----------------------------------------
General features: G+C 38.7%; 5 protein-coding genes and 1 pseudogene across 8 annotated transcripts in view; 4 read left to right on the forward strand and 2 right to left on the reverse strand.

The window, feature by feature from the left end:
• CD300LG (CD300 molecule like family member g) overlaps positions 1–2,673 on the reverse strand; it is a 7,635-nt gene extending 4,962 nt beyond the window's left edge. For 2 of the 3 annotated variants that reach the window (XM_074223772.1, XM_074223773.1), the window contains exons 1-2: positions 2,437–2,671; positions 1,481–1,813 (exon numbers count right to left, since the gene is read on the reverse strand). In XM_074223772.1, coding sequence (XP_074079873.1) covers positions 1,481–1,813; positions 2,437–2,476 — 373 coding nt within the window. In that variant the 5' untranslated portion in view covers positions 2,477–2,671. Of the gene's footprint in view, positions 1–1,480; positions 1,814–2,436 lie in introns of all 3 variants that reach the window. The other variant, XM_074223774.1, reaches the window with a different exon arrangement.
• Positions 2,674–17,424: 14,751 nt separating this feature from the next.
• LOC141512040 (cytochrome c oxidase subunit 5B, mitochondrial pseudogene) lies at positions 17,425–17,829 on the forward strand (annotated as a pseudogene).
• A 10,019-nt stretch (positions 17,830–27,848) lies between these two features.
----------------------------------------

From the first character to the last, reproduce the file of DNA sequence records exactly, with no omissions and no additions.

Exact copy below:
General features: G+C 38.7%; 5 protein-coding genes and 1 pseudogene across 8 annotated transcripts in view; 4 read left to right on the forward strand and 2 right to left on the reverse strand.

The window, feature by feature from the left end:
• CD300LG (CD300 molecule like family member g) overlaps positions 1–2,673 on the reverse strand; it is a 7,635-nt gene extending 4,962 nt beyond the window's left edge. For 2 of the 3 annotated variants that reach the window (XM_074223772.1, XM_074223773.1), the window contains exons 1-2: positions 2,437–2,671; positions 1,481–1,813 (exon numbers count right to left, since the gene is read on the reverse strand). In XM_074223772.1, coding sequence (XP_074079873.1) covers positions 1,481–1,813; positions 2,437–2,476 — 373 coding nt within the window. In that variant the 5' untranslated portion in view covers positions 2,477–2,671. Of the gene's footprint in view, positions 1–1,480; positions 1,814–2,436 lie in introns of all 3 variants that reach the window. The other variant, XM_074223774.1, reaches the window with a different exon arrangement.
• Positions 2,674–17,424: 14,751 nt separating this feature from the next.
• LOC141512040 (cytochrome c oxidase subunit 5B, mitochondrial pseudogene) lies at positions 17,425–17,829 on the forward strand (annotated as a pseudogene).
• A 10,019-nt stretch (positions 17,830–27,848) lies between these two features.